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UK online betting threatens the Beautiful Game

The boom in UK-online gambling will come as no surprise to those irritated by betting adverts interrupting major televised sporting events. Not surprisingly, and to the consternation of offshore online gambling jurisdictions, the UK government has sought to cash in on this licensed vice by introducing a remote gambling point of consumption duty for all wagers placed within the UK.

Hard on the heels of this gambling expansion, now worth $700 billion annually, are forces that are determined to subvert the meaning of sport. Last month, as part of the EU’s and European Professional Footballers Leagues’ sponsored Staying Onside project: How to Stop Match Fixing, Transparency International published Safeguarding the Beautiful Game for the purpose of educating players of the corruption risks and assisting football clubs and officials to identify and prevent match fixing, spot fixing and using inside club information.

TI points out that the threat to the integrity of football is not a new phenomenon but that “Globalization and new technology — especially the internet — have combined to create new criminal-controlled betting markets.”  Significantly, TI draws attention to the fact that it is now possible to place large bets on minor matches and refers to an instance of wagers being placed on a youth tournament played in a Copenhagen park.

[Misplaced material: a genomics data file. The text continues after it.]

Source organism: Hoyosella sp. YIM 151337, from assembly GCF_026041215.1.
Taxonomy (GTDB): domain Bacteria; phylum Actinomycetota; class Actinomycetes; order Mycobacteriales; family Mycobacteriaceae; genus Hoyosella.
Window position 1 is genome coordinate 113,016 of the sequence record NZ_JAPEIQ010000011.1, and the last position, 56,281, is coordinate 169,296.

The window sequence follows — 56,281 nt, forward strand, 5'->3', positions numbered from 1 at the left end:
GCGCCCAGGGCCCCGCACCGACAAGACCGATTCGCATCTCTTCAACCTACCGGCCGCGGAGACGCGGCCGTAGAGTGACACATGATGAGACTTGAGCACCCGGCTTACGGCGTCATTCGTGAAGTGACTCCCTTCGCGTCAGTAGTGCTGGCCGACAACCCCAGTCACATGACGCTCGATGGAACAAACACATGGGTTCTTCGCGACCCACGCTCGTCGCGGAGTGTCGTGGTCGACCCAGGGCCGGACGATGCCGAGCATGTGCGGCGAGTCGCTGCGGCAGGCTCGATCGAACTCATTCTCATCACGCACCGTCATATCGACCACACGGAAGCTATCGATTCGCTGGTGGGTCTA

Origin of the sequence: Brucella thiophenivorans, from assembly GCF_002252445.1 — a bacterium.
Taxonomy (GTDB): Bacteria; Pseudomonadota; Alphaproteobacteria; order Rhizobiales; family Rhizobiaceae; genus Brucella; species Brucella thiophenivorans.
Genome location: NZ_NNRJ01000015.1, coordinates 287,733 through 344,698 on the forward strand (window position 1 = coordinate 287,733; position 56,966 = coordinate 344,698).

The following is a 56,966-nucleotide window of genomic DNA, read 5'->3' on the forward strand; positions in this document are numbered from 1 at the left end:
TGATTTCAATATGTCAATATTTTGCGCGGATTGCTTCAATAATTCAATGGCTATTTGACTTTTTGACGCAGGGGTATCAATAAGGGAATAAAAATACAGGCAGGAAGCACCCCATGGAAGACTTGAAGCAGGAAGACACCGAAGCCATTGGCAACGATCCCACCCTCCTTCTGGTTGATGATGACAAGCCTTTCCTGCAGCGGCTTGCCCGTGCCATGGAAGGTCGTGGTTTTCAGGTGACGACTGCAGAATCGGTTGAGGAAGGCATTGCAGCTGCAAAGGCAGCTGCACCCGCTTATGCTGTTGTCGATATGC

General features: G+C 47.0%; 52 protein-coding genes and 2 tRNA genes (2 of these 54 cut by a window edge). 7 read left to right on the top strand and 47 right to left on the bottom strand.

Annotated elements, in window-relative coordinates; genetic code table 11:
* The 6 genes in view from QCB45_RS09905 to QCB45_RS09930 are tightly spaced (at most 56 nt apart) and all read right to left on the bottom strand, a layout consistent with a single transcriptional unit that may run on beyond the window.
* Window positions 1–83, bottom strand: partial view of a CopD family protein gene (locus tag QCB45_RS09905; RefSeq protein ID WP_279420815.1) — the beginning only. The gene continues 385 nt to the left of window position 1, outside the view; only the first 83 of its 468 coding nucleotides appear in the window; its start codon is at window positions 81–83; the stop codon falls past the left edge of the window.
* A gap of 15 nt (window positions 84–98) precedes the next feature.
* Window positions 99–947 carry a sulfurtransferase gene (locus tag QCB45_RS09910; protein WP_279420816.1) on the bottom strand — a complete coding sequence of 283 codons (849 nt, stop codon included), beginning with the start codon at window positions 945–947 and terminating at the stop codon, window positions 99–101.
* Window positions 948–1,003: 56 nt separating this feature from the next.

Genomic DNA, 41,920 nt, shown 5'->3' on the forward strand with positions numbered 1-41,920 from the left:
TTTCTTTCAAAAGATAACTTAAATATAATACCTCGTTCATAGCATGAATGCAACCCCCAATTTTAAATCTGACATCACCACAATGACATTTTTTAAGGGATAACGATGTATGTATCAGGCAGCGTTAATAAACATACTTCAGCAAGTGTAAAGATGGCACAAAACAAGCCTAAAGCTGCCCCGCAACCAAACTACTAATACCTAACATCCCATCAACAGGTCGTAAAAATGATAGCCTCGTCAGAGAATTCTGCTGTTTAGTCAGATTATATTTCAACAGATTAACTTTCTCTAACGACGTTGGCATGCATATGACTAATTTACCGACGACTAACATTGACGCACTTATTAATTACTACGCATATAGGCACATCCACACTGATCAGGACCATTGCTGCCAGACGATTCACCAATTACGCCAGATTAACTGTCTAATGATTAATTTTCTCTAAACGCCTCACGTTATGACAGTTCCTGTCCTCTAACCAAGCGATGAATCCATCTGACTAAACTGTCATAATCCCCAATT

The publication provides a number of examples and likely scenarios in which players can be potentially corrupted. Various solutions and strategies are suggested. These may have more relevance to the top and well resourced clubs than for those playing at the lower levels. Certainly, the publication is useful for highlighting the issues that can arise, often through seemingly innocuous but cultivated relationships, and the possible precautions that can be taken. However, one senses that a juggernaut has been created through a combination of organised crime, endemic online gambling and vulnerable punters and players alike.

If online gambling on sporting events is to be tolerated at all, unlike the position in the United States, and if the UK government feels able to impose a remote gambling duty regime, then in the case of football and other similar sports, wagers should be restricted to the outcome of games played in the top divisions or at the highest levels, where the risks of corruption are reduced and can be tackled more effectively. Otherwise, the government will be profiting not only from a vice but helping to provide a honey pot for organized crime.


Alistair Craig, a commercial barrister practicing in London, is a frequent contributor to the FCPA Blog.

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